I am now an associate editor of PPND, which means that I work in collaboration with the editor-in-chief, Senia Maymin and another associate editor, Timothy So, on ways to make the site more interesting and helpful to people. Now that we have nearly 300 articles, we concluded it would be good to create some guides to help people find their way to topics that particularly interest them or that correspond to whatever concerns they have on their minds right now.

I created the first of such guides, an image map for Positive Emotions. It’s a picture akin to a mind map for various topics that comprise Positive Emotions where each topic in the image is a link to a short description, a list of related PPND articles, and a list of other resources for those who want to dig deeper. Positive Emotion Image Map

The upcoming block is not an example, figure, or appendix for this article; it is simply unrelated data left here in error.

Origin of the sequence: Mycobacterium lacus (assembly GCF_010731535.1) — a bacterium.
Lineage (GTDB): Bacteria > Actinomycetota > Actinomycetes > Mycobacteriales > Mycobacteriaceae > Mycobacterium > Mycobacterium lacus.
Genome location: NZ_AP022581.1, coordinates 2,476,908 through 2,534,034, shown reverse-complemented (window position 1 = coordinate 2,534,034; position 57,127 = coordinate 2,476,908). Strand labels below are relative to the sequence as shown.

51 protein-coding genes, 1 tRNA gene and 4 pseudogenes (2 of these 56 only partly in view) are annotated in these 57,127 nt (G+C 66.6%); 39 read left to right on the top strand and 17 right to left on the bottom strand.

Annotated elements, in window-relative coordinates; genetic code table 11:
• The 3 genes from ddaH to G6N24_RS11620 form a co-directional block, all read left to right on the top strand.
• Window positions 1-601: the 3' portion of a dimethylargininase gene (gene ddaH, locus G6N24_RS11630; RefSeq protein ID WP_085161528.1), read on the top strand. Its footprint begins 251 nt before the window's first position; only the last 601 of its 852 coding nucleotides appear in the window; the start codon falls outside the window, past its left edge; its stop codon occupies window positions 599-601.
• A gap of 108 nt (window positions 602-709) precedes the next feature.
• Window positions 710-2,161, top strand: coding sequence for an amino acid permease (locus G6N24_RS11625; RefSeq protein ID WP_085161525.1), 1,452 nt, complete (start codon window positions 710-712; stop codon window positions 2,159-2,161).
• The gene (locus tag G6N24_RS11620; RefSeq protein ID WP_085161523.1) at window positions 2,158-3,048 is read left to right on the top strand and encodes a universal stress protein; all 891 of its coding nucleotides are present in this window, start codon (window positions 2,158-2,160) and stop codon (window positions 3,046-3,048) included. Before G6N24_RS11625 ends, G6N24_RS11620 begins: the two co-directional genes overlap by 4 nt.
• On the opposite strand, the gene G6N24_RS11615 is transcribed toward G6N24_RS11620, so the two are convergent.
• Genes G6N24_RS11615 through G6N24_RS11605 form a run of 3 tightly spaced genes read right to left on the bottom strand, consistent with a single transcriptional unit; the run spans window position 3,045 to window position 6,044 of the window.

We have plans for other image maps — e.g., Positive Actions, Positive Attributes, Relationships. This first image map certainly does not exhaust the space. But we would really like feedback as we go to be sure we’re creating something that people find useful.

Post comments here or there if you have suggestions, complaints, or kudos. Thanks!

2 Comments

Filed under Gratitude, Positive Emotion, Positive Psychology, Savoring